Soccer Fans Go Wild on India’s West Coast
KERALA, India—The World Cup has brought out the fervor of rabid soccer fans on India’s western coast, a region that is an island in a country of cricket fans.
In the central Kerala city of Thrissur, the markets, roadsides, and even residential areas have a festive World Cup look—huge billboards, sponsored by soccer fan clubs of the Argentina and Brazil teams adorn every nook and cranny, and cars and busses are adorned with different teams’ colors.
“Brazil and Argentina are the most favorite teams in Kerala because they have won the maximum World Cups,” explained Leo Vincent, a small sports paraphernalia dealer in Thrissur.
The love for soccer on the Malabar Coast, which includes most of the state of Kerala and the coastal region of Karnataka State, can be attributed to its colonial past.
“Soccer developed in the region because the local people of Malabar started playing it with the British police,” said Veena Mani, a student at the Indian Institute of Technology in Chennai, who is writing her doctoral thesis on how soccer molds identity in Malabar.
According to the website dedicated to Kerala police history, the police force, called the Malabar Special Forces (MSP), was formed in the 1920s to dispel social unrest in the region. Historically they are known for their successful adoption of guerrilla fighting tactics, but on a softer side, are known for leaving their legacy in soccer.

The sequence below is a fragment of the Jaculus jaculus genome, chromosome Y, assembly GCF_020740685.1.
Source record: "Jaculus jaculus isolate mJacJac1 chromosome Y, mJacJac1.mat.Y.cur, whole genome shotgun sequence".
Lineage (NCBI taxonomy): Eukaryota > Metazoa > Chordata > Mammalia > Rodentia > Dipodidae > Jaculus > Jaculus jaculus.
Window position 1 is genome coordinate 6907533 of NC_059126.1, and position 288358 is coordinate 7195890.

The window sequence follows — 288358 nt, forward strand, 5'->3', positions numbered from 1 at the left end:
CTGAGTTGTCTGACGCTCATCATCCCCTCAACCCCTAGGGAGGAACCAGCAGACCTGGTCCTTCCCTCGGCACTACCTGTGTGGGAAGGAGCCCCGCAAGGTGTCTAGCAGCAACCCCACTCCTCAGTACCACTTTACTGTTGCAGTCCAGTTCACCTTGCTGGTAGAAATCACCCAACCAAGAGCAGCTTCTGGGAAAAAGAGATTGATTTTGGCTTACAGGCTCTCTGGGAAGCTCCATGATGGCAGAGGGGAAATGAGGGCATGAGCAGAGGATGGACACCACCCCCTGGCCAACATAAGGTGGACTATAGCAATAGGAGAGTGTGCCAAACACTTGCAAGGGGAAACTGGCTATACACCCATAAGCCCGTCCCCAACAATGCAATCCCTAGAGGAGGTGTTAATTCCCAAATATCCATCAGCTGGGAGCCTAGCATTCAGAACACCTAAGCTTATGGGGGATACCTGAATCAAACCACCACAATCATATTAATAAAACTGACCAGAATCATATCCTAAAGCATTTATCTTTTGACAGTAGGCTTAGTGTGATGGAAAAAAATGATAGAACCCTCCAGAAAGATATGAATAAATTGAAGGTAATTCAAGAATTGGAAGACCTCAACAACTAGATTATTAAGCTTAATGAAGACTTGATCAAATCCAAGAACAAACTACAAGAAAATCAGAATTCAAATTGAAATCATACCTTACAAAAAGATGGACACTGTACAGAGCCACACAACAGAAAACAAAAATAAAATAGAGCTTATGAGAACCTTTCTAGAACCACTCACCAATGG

According to Mani, there is also a practical reason for soccer being played in Malabar. She said cricket is not more popular there because, if played on the beach, the ball could easily get lost in the sea. In soccer, the ball is much easier to control.
Cricket was a game of the British elite, and is now associated with Indian nationalism, she said.
“Malabar has not been attached to Indian nationalism much,” Mani said.
Soccer Fuels Economy
As the World Cup finals draw near, sales of jerseys and flags of the top teams reach record highs.
“We sold 500 Brazil jerseys, and Argentina, above 1,000. We sold above 800 Brazuca [soccer balls] [the official match ball] in one month,” said Vincent.
According to Vincent, 24 original Brazuca balls ($116) and thousands of copies ($7) have been sold across Kerala since the World Cup began.
“Children are particularly very crazy about Brazuca,” Vincent observed.
On a roadside in Chakkamokua, a residential area in the city, a billboard by a girls’ dormitory supports Argentina. The main players on the Argentine team are shown riding in a chariot, a visual reference to Krishna driving a chariot into battle in the Sanskrit mythological epic, the Mahabharata.
The soccer frenzy in the region is not limited to the World Cup however. There are many local tournaments, which employ talented youngsters. A starting salary is 2,000 rupees ($33) a match, and more experienced players can make 7,000 rupees ($116). According to the website PayScale, an information technology consultant in the same region makes about 800 rupees ($13) an hour.
As the World Cup finishes this weekend, it is safe to say that even after it is over, soccer will remain a major part of the economy and culture of Malabar.